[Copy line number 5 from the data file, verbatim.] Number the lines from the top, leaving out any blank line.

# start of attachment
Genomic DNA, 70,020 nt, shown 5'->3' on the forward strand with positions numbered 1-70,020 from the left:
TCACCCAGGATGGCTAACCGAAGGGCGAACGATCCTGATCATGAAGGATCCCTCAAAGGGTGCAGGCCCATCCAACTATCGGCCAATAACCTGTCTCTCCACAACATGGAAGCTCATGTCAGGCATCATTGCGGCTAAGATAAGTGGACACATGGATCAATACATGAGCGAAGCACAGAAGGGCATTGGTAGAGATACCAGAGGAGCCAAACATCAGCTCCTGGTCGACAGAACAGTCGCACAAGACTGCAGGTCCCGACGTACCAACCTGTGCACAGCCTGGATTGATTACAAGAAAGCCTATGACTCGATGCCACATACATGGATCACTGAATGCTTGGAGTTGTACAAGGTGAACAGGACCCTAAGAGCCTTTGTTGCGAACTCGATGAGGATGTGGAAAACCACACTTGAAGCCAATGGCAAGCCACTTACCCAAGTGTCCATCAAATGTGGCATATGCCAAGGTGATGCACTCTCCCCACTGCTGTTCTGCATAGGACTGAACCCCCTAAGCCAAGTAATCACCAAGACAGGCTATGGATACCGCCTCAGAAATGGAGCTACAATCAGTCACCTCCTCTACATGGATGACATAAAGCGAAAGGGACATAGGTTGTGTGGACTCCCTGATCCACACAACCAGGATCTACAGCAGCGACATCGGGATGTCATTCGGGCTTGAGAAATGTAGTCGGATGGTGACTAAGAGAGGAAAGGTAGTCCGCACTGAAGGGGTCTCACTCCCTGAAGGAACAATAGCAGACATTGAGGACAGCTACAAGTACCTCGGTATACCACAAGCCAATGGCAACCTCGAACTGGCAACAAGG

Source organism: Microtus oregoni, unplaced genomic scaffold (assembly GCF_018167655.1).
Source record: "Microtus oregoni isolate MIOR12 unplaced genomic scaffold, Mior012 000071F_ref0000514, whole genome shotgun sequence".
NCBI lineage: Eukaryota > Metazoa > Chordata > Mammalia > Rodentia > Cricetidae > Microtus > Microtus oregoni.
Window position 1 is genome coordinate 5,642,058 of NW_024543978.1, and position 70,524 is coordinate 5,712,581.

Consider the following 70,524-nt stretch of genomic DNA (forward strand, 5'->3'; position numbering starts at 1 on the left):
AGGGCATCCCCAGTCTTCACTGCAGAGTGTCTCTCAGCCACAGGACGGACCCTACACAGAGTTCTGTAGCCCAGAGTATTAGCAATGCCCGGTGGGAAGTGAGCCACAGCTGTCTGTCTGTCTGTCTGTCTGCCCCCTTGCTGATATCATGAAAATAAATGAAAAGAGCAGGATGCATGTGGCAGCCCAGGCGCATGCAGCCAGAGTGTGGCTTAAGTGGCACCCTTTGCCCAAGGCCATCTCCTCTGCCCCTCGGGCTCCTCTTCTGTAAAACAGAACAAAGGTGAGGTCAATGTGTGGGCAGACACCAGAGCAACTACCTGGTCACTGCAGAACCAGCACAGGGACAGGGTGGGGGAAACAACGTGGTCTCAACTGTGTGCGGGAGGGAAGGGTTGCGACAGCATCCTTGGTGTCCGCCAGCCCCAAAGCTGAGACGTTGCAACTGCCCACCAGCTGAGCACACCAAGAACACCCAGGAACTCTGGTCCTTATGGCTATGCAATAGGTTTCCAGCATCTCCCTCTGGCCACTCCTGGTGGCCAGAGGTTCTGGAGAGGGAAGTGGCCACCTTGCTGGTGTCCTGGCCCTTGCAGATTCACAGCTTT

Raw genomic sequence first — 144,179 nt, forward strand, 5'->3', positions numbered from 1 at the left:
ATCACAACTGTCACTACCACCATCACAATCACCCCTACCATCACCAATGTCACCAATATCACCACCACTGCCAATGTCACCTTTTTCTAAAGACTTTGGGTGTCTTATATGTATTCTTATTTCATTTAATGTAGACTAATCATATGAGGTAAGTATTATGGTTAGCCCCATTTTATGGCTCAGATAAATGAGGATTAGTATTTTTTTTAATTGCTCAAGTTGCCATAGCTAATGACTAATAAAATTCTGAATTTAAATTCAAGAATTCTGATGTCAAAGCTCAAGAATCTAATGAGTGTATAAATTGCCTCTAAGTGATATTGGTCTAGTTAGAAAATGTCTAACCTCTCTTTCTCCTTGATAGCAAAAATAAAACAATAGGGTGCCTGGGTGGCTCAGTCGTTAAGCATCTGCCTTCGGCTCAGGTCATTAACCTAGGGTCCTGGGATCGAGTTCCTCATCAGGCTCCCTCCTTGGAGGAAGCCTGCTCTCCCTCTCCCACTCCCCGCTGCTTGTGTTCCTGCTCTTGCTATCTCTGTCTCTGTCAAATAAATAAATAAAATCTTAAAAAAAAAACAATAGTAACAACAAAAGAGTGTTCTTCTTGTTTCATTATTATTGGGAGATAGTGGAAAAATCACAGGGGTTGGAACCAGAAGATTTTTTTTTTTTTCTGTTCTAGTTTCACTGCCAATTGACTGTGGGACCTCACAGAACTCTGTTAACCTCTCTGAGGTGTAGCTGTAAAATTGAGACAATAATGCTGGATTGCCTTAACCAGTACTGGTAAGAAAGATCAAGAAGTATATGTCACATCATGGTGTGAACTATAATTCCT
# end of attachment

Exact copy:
NCBI lineage: Eukaryota > Metazoa > Chordata > Mammalia > Rodentia > Cricetidae > Microtus > Microtus oregoni.